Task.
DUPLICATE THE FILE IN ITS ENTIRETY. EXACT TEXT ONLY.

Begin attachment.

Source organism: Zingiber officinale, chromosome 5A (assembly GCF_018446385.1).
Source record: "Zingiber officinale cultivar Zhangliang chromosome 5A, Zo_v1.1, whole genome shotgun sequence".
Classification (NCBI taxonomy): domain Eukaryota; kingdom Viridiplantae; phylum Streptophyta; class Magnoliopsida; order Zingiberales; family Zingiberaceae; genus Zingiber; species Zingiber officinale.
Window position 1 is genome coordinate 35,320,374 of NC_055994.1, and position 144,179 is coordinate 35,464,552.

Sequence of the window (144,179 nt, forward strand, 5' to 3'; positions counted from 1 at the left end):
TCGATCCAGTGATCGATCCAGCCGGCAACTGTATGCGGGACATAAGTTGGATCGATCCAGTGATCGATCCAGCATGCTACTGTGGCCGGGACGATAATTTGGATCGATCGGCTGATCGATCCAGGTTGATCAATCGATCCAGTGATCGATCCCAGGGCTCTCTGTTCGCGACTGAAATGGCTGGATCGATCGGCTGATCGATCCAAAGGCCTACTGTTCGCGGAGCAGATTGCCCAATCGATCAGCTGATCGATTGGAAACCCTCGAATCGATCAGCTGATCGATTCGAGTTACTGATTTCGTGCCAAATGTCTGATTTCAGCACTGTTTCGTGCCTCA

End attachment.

Source organism: Zingiber officinale, chromosome 5A (assembly GCF_018446385.1).
Source record: "Zingiber officinale cultivar Zhangliang chromosome 5A, Zo_v1.1, whole genome shotgun sequence".
Classification (NCBI taxonomy): domain Eukaryota; kingdom Viridiplantae; phylum Streptophyta; class Magnoliopsida; order Zingiberales; family Zingiberaceae; genus Zingiber; species Zingiber officinale.
Window position 1 is genome coordinate 35,320,374 of NC_055994.1, and position 144,179 is coordinate 35,464,552.

Sequence of the window (144,179 nt, forward strand, 5' to 3'; positions counted from 1 at the left end):
TCGATCCAGTGATCGATCCAGCCGGCAACTGTATGCGGGACATAAGTTGGATCGATCCAGTGATCGATCCAGCATGCTACTGTGGCCGGGACGATAATTTGGATCGATCGGCTGATCGATCCAGGTTGATCAATCGATCCAGTGATCGATCCCAGGGCTCTCTGTTCGCGACTGAAATGGCTGGATCGATCGGCTGATCGATCCAAAGGCCTACTGTTCGCGGAGCAGATTGCCCAATCGATCAGCTGATCGATTGGAAACCCTCGAATCGATCAGCTGATCGATTCGAGTTACTGATTTCGTGCCAAATGTCTGATTTCAGCACTGTTTCGTGCCTCA